None of the children whose faces you see have been trafficked or in our care.

SHE Rescue

Sinath

Gratefully our work in human trafficking is often filled with success stories. In some cases, however, we are reminded of the deep difficulty of this work and inescapable heartache from time to time. Sinath’s story has left us there, in the trenches of heartache, and we share with you to shine a light on the reality of this work and to honor the persevering hearts of our staff.

 

Sinath* came to the SHE Rescue Home when she was just 9 years old. She often lived on the streets, which ultimately led to her sexual exploitation. After 1 year in our care, she confided in her counselor that her family had also sexually exploited her, and often took her to visit her “boyfriends.” These “boyfriends” were western men staying in local guesthouses who paid her family.

 

Our goal is to safely reintegrate girls back into their families when possible, however, every case is different and complex and family reintegration is not always a viable option. Sinath’s* mother sadly expressed no interest in ever having Sinath* return to live with her, and given the severity of the situation with Sinath’s* family deliberately exploiting her for profit, reintegration with her family was not an option.

 

Our staff began pursuing foster care opportunities in hopes of locating a loving and safe family for her. Through the help of a partner agency, a foster family for Sinath* was found and her reintegration process began. Unfortunately, after a few visits with the family they decided they would not foster her. We did our best to protect Sinath*, however, this rejection weighed on her greatly and we began to witness its impact in her behavior. To compound on this difficult rejection, Sinath’s* grandmother passed away unexpectedly just months later, and her family neglected to inform her of her death causing SInath* to miss the funeral and feel further rejected by her own family.

 

The months following this shock and rejection Sinath’s* behavior began to completely deteriorate. She often ran away and withdrew completely refusing to speak to her counselor. As her situation grew in severity, we began facilitating visits with her mother, as long as a social worker was present, in an effort to begin healing the strained relationship. This renewed relationship seemed to be improving her behavior. We also brought in a specialist in order to assist her with her coping mechanisms and how to deal with emotions, and enrolled her in a vocational training program with one of our partner organizations. Given her history of running away, in order to ensure her placement in the vocational program a contract was drawn up between our home, the partner organization, the government, Sinath’s* mother, and Sinath*. This contract stated that if Sinath* ran away during the course of her vocational training, all services from the SHE home and the partner organization would stop and Sinath* would be placed in the care of the government.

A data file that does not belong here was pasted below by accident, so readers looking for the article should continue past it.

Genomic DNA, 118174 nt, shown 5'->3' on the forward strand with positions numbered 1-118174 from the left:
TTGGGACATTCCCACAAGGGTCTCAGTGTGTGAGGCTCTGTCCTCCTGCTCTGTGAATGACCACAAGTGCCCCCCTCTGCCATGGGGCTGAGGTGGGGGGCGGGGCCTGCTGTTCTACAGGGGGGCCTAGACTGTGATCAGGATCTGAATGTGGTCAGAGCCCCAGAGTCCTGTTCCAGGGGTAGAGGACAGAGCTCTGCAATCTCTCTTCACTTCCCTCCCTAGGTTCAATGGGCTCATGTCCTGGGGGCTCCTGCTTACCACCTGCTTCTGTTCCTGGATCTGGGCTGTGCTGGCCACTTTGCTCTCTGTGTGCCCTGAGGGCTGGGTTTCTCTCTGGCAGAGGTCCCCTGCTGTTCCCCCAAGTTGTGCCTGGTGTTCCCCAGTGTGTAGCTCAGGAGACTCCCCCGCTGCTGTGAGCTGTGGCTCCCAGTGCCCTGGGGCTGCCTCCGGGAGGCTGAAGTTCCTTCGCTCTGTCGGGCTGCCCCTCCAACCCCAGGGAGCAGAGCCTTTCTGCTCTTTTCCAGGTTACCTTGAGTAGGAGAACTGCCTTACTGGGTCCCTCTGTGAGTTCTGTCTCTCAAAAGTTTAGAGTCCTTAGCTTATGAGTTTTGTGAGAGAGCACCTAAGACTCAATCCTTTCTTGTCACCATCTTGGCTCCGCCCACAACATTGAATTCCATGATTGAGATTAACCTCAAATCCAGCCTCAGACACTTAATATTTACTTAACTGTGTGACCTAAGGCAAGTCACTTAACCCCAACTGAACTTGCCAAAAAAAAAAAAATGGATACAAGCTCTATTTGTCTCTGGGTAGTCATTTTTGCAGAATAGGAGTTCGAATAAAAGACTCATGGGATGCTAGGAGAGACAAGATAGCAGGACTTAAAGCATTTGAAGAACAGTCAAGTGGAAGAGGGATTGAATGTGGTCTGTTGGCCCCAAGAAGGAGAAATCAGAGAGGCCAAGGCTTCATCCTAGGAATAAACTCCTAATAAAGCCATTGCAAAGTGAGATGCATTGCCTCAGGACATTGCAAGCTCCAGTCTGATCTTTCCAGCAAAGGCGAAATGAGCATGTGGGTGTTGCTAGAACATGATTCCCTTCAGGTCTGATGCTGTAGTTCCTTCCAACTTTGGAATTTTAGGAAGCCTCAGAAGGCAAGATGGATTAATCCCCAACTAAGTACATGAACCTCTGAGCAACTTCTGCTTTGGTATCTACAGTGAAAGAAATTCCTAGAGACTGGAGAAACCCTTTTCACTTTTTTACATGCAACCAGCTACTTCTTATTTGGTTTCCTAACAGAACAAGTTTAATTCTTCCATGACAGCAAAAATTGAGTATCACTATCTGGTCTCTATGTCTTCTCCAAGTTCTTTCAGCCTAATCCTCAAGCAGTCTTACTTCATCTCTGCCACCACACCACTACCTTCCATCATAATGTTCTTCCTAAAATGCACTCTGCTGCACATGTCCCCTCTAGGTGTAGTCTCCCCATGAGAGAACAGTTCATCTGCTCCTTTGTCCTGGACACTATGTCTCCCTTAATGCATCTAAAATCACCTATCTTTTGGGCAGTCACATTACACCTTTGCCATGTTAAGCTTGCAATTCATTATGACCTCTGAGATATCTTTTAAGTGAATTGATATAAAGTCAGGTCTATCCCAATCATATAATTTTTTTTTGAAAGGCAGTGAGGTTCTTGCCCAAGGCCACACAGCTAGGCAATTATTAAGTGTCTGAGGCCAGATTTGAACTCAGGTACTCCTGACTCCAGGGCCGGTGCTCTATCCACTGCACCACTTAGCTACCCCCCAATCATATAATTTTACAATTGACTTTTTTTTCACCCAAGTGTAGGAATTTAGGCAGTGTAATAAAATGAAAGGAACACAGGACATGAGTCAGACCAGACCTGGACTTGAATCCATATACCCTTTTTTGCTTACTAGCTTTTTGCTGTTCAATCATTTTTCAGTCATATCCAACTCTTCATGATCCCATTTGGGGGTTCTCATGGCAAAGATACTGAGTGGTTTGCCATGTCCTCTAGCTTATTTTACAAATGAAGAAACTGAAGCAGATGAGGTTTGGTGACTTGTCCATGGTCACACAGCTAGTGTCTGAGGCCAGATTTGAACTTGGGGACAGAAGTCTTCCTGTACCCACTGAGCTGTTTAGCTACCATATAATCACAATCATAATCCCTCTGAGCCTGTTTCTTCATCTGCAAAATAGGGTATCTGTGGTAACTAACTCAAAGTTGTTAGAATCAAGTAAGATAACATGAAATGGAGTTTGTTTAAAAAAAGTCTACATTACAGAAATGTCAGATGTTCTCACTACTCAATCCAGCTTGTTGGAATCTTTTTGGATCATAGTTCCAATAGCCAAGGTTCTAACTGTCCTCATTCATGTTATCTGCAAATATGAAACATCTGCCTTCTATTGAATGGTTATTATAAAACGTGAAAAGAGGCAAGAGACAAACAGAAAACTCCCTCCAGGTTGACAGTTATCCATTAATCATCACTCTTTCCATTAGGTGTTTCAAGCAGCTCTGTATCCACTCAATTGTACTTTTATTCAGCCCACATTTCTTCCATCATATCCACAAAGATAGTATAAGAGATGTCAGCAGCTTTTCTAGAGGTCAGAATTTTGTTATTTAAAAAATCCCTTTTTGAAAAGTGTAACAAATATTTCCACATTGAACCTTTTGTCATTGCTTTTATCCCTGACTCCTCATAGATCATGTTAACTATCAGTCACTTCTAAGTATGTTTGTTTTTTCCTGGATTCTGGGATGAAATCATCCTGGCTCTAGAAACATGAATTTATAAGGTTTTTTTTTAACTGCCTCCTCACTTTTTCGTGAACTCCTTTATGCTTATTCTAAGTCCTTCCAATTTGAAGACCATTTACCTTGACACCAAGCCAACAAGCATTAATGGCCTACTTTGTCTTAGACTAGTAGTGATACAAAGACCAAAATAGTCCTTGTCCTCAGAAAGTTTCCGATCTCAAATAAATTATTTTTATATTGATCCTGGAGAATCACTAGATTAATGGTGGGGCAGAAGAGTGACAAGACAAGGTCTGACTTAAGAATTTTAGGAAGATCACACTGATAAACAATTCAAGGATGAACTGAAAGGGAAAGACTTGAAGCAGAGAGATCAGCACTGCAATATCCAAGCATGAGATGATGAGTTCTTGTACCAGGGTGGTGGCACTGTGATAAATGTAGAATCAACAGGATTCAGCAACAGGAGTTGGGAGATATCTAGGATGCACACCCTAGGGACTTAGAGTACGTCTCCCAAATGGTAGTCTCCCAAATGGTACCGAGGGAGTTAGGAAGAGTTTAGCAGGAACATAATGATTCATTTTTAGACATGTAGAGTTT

On July 31st 2017, Sinath* ran away.

 

This runaway occurred when she and the other students broke for lunch at the vocation program. She was last seen with other students heading to the market in order to purchase food. Her social worker was contacted right away and informed that Sinath* could not be found. From there, her social worker contacted the appropriate governmental authorities as well as Sinath’s* mother to inform them she was missing. Her mother was asked to call the social worker if Sinath* came to see her. As per our agreement with the government, the partner organization, and her mother, Sinath* will now be in the care of the government if she is found.

 

As of August 2017 Sinath* is still missing and her mother has refused to respond to contact from Sinath’s* social worker and counselor. Heartbreakingly, we will be closing her case.

 

We’re devastated, and we’re reminded to cling to our frequent declaration that, “to succumb to the enormity of the problem is to fail the one.” A reminder that these are not simply words, but our heartbeat for this work, and as one heart for the cause of justice, we boldly declare that we will not succumb.

 

We are grateful for you, our supporters, who walk with us, support this work, and lean in with us through the successes and heartaches. From all of us, thank you.

 

We’re stronger together. And we’re all hoping Sinath* is safe and will be found soon.